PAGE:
The rest of this sentence is find a look that pleases your eye. When you look at a horse what do you like? If you’re looking at ten pictures of your beloved horse, what characteristics make you choose this photo over that one? This is the question we explore in this week’s podcast. What pleases your eye, and why is this important to think about when you train, and especially when you feed your horse?
This week’s episode explores the stimulus control quadrants developed by Dr. Jesús Rosales Ruiz. When I say stimulus control many of you are probably thinking about the four criteria that are used to judge if a cue is under full stimulus control. This is not what Jesús is talking about. He’s looking instead at the conditions under which learning occurs. It’s a fascinating discussion. Don’t fight extinction is an important part of the stimulus control quadrants. You can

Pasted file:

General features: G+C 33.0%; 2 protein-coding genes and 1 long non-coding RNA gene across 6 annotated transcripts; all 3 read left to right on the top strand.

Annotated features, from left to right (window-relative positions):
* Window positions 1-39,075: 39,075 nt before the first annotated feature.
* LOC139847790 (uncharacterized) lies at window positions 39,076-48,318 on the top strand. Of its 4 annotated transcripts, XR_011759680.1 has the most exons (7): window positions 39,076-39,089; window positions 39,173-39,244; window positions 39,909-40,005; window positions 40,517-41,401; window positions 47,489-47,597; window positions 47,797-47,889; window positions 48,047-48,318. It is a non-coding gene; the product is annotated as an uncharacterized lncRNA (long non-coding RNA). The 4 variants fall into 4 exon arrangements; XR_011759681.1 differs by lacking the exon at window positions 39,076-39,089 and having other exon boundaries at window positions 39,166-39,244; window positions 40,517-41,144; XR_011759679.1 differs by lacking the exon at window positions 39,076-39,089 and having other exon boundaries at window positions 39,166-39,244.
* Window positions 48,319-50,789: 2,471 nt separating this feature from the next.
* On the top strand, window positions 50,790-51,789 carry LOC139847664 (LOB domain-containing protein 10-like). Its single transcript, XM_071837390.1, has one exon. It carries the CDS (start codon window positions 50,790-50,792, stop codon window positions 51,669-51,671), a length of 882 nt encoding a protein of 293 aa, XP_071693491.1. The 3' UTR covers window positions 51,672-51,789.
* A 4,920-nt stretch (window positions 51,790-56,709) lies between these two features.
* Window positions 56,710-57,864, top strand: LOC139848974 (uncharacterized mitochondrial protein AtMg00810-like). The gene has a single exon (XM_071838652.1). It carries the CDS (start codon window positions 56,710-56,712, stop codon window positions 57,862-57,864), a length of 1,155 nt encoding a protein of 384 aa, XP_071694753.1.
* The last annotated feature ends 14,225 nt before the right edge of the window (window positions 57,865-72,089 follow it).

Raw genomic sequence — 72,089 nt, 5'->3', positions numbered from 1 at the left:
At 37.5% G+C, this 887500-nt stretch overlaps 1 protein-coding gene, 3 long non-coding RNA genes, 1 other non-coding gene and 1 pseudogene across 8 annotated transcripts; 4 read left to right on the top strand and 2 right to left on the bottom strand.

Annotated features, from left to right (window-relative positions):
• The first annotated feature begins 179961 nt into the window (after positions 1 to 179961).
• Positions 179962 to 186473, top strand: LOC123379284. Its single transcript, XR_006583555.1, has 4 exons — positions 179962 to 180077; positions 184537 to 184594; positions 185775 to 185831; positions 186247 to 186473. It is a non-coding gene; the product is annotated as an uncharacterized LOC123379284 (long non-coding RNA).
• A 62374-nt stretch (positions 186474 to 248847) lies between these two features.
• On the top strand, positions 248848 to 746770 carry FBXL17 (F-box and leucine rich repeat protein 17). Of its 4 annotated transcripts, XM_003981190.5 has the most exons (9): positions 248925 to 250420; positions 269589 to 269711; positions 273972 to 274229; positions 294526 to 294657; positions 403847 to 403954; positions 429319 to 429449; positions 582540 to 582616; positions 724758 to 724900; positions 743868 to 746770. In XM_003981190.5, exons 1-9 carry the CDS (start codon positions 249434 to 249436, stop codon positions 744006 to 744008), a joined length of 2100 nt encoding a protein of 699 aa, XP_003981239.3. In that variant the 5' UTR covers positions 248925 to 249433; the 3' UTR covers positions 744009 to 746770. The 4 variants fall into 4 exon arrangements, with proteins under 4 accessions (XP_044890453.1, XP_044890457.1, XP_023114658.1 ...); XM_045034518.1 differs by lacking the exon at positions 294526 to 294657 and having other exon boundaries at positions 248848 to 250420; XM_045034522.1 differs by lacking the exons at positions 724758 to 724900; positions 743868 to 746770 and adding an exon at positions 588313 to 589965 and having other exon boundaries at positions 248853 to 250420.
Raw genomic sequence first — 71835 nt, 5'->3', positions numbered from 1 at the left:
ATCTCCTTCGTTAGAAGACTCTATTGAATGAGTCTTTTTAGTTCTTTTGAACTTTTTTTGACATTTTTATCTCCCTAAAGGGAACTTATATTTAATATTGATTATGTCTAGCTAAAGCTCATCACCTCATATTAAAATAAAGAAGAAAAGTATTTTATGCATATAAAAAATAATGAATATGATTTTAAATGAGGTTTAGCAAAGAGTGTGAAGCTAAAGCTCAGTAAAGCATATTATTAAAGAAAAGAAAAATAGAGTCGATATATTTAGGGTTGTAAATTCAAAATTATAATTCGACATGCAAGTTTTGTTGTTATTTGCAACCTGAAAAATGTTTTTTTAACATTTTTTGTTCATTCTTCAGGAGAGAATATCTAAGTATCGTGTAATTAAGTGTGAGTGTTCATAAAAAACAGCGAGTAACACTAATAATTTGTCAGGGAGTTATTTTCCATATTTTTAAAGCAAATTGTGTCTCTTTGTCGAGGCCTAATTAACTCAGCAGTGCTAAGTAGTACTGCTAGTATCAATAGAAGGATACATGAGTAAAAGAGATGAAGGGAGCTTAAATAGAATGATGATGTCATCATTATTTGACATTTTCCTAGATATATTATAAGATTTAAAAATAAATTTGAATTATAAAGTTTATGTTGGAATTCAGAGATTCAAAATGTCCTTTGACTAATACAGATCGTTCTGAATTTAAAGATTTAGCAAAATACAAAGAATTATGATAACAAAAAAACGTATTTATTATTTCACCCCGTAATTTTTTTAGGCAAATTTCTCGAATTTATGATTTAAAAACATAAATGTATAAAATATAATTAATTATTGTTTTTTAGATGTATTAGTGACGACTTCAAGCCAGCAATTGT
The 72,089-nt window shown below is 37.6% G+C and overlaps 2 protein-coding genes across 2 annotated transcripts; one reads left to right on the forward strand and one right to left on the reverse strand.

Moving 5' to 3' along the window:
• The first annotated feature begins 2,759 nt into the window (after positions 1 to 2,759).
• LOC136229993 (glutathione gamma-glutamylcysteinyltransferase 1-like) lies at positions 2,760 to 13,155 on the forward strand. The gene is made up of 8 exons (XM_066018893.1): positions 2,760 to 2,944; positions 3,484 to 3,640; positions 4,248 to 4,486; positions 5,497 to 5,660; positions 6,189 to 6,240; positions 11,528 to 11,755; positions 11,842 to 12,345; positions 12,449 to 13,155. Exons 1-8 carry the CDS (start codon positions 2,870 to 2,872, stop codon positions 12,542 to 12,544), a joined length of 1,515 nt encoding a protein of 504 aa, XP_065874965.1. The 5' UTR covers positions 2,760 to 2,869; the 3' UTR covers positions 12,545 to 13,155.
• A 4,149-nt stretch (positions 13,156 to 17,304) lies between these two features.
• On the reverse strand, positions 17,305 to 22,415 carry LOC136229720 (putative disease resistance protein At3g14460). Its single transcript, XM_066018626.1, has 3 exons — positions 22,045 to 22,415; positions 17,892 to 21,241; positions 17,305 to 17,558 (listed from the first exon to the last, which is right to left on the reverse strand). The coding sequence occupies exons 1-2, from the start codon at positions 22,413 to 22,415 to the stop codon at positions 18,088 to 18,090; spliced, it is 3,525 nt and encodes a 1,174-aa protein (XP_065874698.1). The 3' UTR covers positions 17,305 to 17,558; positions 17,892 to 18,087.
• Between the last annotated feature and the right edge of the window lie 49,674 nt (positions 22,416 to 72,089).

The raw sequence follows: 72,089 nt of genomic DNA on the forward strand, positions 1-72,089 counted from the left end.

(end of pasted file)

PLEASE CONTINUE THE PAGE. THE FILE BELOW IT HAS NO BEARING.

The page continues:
This week's podcast was prompted by a question a listener sent in. She had a terrifying escape with her two horses from one of the California fires. Her experience prompted a question about choice. Her question led us to a discussion of the work of Dr. Jesús Rosales Ruiz on stimulus control. This is a short episode. We decided to introduce the topic this week and then to dive in more deeply in our next podcast.
You’ve been reinforcing your horse for the good behavior you want, and now suddenly that process stops. You’ve just thrown your horse into an extinction process. You’re about to experience the emotional fallout that creates. Stopping positive reinforcement is how we normally describe the extinction process, but what happens when someone stops punishing a behavior? This is another way in which a horse can experience extinction. What does this process create? And does this help